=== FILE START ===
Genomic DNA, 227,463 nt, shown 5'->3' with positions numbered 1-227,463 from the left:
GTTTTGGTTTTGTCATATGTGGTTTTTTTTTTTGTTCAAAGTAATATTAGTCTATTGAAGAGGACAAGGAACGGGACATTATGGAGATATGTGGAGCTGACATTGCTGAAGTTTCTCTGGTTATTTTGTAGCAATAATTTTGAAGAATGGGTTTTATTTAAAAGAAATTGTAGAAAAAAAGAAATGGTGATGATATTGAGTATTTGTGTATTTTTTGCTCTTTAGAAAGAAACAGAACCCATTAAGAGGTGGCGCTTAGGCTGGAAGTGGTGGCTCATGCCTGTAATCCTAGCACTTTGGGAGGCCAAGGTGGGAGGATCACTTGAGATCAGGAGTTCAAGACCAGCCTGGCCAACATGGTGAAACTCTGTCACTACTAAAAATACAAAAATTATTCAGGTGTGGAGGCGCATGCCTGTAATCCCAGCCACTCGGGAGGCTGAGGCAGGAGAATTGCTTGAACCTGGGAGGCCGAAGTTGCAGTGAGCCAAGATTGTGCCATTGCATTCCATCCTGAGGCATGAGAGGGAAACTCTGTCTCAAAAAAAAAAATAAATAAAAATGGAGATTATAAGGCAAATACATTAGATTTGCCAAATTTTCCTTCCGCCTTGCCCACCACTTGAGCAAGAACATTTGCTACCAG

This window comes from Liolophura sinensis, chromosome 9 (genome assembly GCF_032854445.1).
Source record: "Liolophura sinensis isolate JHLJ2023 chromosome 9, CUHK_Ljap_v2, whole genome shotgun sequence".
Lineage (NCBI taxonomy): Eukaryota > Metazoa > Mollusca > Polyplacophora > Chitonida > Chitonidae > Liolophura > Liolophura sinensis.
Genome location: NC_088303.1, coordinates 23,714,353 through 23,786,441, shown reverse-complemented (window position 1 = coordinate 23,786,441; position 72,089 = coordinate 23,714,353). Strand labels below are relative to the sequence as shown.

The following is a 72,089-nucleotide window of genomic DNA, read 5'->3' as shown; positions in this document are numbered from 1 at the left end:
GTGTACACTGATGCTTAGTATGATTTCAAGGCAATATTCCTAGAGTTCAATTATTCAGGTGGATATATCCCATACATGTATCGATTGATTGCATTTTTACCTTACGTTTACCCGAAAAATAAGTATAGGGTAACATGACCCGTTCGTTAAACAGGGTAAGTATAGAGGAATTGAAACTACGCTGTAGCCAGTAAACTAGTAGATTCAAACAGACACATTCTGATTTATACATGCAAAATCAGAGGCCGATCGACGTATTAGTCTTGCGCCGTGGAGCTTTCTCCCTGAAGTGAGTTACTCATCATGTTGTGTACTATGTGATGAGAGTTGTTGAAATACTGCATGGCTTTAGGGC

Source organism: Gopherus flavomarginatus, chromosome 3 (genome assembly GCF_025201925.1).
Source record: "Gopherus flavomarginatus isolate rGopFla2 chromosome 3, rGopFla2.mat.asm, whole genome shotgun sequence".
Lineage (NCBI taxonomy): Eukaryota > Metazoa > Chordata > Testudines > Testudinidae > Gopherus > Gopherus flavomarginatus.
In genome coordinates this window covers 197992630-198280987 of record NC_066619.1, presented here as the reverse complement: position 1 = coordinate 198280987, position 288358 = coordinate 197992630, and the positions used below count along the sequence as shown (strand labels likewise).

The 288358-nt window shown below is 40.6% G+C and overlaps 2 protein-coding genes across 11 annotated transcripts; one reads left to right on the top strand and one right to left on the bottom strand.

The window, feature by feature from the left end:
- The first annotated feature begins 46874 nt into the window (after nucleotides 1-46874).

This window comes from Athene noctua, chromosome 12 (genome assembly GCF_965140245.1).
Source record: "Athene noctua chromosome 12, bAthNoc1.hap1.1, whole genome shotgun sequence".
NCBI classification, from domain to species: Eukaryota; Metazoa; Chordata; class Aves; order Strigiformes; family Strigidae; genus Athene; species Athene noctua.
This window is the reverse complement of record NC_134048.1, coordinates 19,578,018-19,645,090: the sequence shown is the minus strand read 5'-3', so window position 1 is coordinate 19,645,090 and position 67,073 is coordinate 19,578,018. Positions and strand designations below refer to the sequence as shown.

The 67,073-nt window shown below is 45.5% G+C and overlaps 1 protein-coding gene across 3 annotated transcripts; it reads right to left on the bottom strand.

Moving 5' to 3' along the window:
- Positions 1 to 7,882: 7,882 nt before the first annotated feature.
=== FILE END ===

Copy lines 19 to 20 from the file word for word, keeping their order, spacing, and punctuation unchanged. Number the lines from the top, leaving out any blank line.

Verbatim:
This window is the reverse complement of record NC_134048.1, coordinates 19,578,018-19,645,090: the sequence shown is the minus strand read 5'-3', so window position 1 is coordinate 19,645,090 and position 67,073 is coordinate 19,578,018. Positions and strand designations below refer to the sequence as shown.

The 67,073-nt window shown below is 45.5% G+C and overlaps 1 protein-coding gene across 3 annotated transcripts; it reads right to left on the bottom strand.